Fr.: rayon de Roche
The smallest distance at which a → satellite under the influence of its own → gravitation and that of a central mass about which it is describing a → Keplerian orbit can be in equilibrium. This does not, however, apply to a body held together by the stronger forces between atoms and molecules. At a lesser distance the → tidal forces of the → primary body would break up the → secondary body. The Roche limit is given by the formula d = 1.26 RM (ρM/ρm)1/3, where RM is the radius of the → primary body, ρM is the → density of the primary, and ρm is the density of the secondary body. This formula can also be expressed as: d = 1.26 Rm (MM/Mm)1/3, where Rm is the radius of the secondary. As an example, for the Earth-Moon system, where RM = 6,378 km, ρM = 5.5 g cm-3, and ρm = 2.5 g cm-3 is 1.68 Earth radii.
Named after Edouard Albert Roche (1820-1883), the French astronomer who first calculated this theoretical limit in 1848; → limit.
rotational Eddington limit
hadd-e Eddington-e carxeši
Fr.: limite d'Eddington avec rotation
The → Eddington limit of luminosity for a → rotating star in which both the effects of → radiative acceleration and rotation are important. Such objects mainly include → OB stars, → LBV, → supergiants, and → Wolf-Rayet stars. It turns out that the maximum permitted luminosity of a star is reduced by rotation, with respect to the usual Eddington limit (Maeder & Meynet, 2000, A&A, 361, 159).
Fr.: limite de Schönberg-Chandrasekhar
During the → main sequence stage, a star burns the hydrogen in its core and transforms it into helium. When the helium mass amounts to about 10% of the initial stellar mass, the star can no longer maintain the → hydrostatic equilibrium in its core; the star increases its volume and leaves the main sequence in order to become a → red giant.
Named after the Brazilian astrophysicist Mario Schönberg (1914-1990) and Subramahmanyan Chandrasekhar, → Chandrasekhar limit, who were the first to point out this limit and derive it (1942, ApJ 96, 161).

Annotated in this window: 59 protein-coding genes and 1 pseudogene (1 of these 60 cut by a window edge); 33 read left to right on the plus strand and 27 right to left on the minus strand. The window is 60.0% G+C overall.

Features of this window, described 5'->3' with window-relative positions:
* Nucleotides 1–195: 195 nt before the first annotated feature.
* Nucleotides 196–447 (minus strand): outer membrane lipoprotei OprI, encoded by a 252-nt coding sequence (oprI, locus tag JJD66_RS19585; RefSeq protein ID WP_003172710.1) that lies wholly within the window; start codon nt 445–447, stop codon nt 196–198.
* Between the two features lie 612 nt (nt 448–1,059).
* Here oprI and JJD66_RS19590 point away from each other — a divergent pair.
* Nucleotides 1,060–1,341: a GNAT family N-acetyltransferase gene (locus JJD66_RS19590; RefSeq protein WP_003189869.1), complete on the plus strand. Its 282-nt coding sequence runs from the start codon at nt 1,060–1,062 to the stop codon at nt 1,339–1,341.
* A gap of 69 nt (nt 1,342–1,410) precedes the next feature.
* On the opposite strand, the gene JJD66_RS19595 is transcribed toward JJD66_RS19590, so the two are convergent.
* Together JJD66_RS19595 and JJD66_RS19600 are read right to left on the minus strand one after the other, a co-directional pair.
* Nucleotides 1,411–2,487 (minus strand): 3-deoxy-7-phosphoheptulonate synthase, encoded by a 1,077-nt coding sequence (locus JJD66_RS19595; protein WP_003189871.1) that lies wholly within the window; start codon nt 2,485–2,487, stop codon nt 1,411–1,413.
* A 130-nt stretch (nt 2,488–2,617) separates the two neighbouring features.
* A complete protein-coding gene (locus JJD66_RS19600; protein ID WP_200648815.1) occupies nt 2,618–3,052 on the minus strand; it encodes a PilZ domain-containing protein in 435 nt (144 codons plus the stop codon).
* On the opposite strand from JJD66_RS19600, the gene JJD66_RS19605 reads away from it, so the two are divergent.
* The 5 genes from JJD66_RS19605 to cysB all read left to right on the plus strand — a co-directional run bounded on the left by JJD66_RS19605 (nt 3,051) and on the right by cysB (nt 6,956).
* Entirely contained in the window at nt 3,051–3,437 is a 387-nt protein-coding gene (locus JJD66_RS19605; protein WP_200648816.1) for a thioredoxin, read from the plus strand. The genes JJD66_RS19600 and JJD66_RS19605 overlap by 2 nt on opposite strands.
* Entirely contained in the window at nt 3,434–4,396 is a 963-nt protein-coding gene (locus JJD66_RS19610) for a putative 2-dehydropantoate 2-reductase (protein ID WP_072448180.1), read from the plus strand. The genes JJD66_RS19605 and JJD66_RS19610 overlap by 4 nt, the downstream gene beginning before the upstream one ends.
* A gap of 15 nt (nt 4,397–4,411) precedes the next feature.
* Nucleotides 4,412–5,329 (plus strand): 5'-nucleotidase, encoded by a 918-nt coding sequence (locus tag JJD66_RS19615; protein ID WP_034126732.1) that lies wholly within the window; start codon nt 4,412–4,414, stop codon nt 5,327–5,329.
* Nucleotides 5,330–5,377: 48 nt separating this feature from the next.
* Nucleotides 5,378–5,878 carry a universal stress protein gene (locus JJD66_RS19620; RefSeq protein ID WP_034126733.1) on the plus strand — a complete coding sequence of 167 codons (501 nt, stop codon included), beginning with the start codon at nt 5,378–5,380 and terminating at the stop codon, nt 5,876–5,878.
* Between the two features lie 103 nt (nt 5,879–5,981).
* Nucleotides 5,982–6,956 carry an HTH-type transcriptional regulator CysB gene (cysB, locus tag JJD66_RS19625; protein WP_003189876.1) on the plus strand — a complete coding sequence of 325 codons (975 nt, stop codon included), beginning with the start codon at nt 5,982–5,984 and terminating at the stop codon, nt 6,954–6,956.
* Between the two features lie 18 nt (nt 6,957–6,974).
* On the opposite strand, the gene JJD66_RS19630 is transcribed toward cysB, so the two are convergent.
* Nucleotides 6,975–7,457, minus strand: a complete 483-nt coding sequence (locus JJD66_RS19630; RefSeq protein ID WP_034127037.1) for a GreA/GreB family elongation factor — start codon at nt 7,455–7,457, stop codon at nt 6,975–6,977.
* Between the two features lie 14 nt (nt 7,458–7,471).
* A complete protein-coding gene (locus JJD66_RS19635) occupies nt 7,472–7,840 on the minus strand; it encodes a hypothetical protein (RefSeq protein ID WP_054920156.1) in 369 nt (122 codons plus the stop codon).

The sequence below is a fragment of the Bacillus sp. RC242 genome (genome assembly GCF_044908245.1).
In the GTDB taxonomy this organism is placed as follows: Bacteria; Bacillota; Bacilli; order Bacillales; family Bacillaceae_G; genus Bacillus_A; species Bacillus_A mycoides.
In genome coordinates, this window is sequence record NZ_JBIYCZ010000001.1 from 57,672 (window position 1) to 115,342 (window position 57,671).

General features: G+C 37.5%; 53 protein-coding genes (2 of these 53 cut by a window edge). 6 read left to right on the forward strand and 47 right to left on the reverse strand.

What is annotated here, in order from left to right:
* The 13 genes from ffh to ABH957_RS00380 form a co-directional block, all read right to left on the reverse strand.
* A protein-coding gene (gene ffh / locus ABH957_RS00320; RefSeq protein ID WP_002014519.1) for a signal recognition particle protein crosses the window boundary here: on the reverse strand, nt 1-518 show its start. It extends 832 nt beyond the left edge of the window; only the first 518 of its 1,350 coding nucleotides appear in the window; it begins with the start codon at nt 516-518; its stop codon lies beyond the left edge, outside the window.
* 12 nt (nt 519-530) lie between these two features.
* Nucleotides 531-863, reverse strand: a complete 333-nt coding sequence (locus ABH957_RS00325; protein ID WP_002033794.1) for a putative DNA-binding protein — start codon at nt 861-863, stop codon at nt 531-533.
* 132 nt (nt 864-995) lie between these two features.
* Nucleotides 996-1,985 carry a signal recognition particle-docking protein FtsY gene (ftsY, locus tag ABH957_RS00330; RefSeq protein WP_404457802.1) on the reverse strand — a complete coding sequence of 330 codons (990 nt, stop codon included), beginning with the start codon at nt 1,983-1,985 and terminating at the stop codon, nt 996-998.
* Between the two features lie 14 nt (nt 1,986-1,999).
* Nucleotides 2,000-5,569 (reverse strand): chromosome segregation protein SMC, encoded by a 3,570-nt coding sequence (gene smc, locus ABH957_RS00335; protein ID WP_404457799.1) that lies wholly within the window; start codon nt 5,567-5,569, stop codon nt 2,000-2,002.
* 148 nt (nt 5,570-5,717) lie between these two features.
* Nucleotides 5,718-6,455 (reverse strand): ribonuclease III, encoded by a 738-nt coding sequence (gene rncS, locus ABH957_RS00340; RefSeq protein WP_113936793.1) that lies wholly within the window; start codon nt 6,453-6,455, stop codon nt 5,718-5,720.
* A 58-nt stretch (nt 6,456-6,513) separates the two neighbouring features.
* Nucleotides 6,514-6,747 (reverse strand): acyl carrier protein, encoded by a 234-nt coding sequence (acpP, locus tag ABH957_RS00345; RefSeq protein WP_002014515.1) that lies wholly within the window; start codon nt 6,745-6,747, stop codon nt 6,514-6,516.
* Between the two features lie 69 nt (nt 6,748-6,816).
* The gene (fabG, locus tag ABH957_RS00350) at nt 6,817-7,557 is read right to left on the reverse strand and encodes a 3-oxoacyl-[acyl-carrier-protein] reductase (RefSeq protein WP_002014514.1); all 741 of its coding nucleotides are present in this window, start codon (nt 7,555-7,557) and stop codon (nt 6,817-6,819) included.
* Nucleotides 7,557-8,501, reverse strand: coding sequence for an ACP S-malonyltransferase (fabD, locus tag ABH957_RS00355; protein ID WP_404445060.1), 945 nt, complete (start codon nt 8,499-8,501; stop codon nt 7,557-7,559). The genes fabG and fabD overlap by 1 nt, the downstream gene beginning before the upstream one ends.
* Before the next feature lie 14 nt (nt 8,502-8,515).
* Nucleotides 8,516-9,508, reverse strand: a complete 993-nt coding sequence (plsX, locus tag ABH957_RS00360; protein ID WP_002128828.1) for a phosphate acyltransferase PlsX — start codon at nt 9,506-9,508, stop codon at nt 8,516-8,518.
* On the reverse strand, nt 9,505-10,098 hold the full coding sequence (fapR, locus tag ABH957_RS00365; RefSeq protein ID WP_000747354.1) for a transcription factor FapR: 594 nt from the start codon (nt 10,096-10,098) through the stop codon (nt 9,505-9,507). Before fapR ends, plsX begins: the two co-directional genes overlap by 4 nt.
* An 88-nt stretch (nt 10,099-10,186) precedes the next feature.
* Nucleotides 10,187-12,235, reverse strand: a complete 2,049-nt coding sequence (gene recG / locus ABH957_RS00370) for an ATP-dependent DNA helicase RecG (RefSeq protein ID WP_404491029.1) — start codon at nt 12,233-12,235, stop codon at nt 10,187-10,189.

solar ecliptic limit
hadd-e hurpehi-ye xoršid
Fr.: limite écliptique du Soleil
The greatest angular distance from a → lunar orbit node within which a → solar eclipse may occur when the Sun and Moon are in conjunction there. The solar ecliptic limit extends about 17° on each side of the node.
Fr.: limite stationnaire
Same as → stationary limit.
stationary limit surface
ruye-ye hadd-e istvar
Fr.: surface limite stationnaire
A property of → space-time outside a → rotating black hole, which consists of a surface which geometrically bounds the → ergosphere outward. At the stationary limit a particle would have to move with the local light velocity in order to appear stationary to a distant observer. This is because the space here is being dragged at exactly the speed of light relative to the rest of space. Outside this limit space is still dragged, but at a rate less than the speed of light. Also known as → static limit.
Fr.: limite sous-stellaire
The mass limit below which → hydrogen fusion cannot take place, and the cloud collapse cannot lead to the formation of a star. The limit is 0.075 → solar masses, corresponding to about 80 Jupiter masses.
hadd-e bâlâ (#), ~ zabarin (#)
Fr.: limite supérieure
Of an integral operator, the point at which the integration ends.
upper mass limit
hadd-e bâlâyi-ye jerm, ~ zabarin-e ~
Fr.: limite supérieure de masses
The highest mass range admitted in a star formation model. The high mass end of the → initial mass function. The upper mass limit is a critical parameter in understanding → stellar populations, → star formation, and → massive star feedback in galaxies.
bardid bâ gonj-e hyaddmand
Fr.: relevé limité en volume
A survey in which the observed objects are contained in a given volume of space.